Our last stop in Sonoma was Raymond Burr Vineyards, one we had found on our trip last year. We returned this year to pick up a case of Chardonnay we had them hold for us. Their 2005 Chardonnay is one of my favorites yet we did try the 2006 and loved it as well so we split the case. Raymond Burr can’t ship to New Jersey at this time so we shipped it ourselves. Our host was an older gentleman who has lived on the property for years and actually new Raymond Burr. He told us a few stories and mentioned how Raymond would sit at the desk right there in the tasting room and look out over the vineyard. From what he told us Raymond was involved in just about every function of the winery and vineyard right up until his death. He even designed how the vineyards would be planted to take advantage of the sun and drainage. Check out our Unique U.S. Wineries page for the Raymond Burr story. With our last stop of the day behind us it was back to the Inn. Of course we arrived in time for the afternoon wine tasting.

Day 4: Our first stop of the day was Grgich Hills Estate. I hadn’t really had too much Grgich wine in my lifetime, if any at all, but I was somewhat excited at the prospect of visiting Grgich. Think about it, Mike Grgich is one of the original pioneers of the Valley as we know it today, along side others like Robert Mondavi. Mike was the winemaker at Chateau Montelena in 1973 when he crafted the Chardonnay that won the celebrated “Paris tasting” of 1976. Winning the tasting in 76 allowed Mike to follow his dream of owning his own winery and in 1977 he broke ground on what is now the Grgich Hills Cellar. While Mike has only owned his own winery since 1977, he is celebrating 50 years of making wine in the Valley as he first set foot in St Helena in August of 1958. The history fascinated me and I assumed that they just had to offer good wines. We entered a pleasant tasting room, not overly commercial, with some outdoor landscape construction going one. Once inside we were offered a tasting of several Grgich wines while we learned a bit about Grgich’s Byodinamic Farming. Check out their website for additional details on the farming. We liked the Chardonnay and the Fume Blanc, but it was the Merlot that hit home with me. The Zinfandel was another favorite of the group. As far as the Cabernet, it seemed a bit young as it was just released, but it had outstanding potential for aging as did the Merlot. The Merlot tasting notes promise to gain silkiness and complexity with age. We didn’t spend a long time at Grgich, although we all enjoyed ourselves and the wine immensly, we had to hit the road to our next stop.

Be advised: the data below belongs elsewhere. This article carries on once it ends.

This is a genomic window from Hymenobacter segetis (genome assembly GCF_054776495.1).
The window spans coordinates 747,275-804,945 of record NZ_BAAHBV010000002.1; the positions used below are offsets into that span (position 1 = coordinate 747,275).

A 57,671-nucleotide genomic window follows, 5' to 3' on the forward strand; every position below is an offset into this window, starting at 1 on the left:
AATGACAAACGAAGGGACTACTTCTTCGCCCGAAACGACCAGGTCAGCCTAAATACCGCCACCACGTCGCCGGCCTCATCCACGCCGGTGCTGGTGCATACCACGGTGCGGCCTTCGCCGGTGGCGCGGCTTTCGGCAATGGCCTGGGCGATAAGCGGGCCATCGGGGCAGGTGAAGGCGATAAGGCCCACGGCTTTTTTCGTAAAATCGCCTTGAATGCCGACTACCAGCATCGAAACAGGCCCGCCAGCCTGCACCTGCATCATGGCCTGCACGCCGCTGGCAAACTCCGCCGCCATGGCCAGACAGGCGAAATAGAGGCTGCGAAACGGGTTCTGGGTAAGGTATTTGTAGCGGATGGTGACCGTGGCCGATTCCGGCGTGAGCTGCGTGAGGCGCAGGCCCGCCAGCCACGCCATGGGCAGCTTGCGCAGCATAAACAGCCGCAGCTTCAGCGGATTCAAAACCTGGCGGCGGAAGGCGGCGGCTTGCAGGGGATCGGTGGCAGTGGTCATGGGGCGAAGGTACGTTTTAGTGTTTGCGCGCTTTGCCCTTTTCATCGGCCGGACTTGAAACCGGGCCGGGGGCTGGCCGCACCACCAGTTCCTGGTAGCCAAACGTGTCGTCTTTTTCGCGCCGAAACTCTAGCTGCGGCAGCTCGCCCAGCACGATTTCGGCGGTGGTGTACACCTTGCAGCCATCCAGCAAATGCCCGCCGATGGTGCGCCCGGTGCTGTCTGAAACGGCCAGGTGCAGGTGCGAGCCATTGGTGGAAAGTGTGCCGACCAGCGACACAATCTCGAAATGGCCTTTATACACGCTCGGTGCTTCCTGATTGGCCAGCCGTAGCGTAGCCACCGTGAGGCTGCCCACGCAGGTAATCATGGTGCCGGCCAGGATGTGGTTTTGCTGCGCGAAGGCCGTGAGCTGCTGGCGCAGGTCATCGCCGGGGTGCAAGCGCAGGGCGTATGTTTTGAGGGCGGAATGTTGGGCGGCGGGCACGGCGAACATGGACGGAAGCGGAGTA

After Grgich we headed over to Elizabeth Spencer Wines, which was suggested as a must visit to us by Richard at Bremer Family, among others.
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Their web site says “Elizabeth Pressler and Spencer Graham are partners in wine as they are in life”. Married in 1997, they met while Spencer ran his own wine wholesale business and Elizabeth was a marketing consultant for a Napa winery.
After selling his business they settled in Napa and Spencer began a new trade as a winemaker, initially by blending purchased wines. Today they source fruit from dedicated growers and a dozen vineyard blocks, and hired winemaker Matthew Rorick. Elizabeth Spencer produces four varietals, Chardonnay, Pinot Noir, Syrah, and Cabernet Sauvignon. We tasted the wines poured by our host, Morgan. A lovely woman that shared a lot of detail with us about the amazing tasting room we were standing in. It was the original post office, became several other businesses and eventually Elizabeth Spencer wines. A small brick building carefully restored with original stonework, tastefully decorated both inside and out. Beyond our being in awe of the building and its history, we quickly became in awe of each and every wine we tasted. Of course, another case is being shipped home. We also purchased a bottle of Cabernet Sauvignon for dinner that evening. I must say those folks that referred us that said Elizabeth Spencer wines are quality really knew what they were talking about. Every wine we tasted was as good, if not better than the last. Since we had an 11:00 appointment at David Arthur we could not linger beyond our tasting, but vowed to return on our next visit. Be sure you make a stop there too.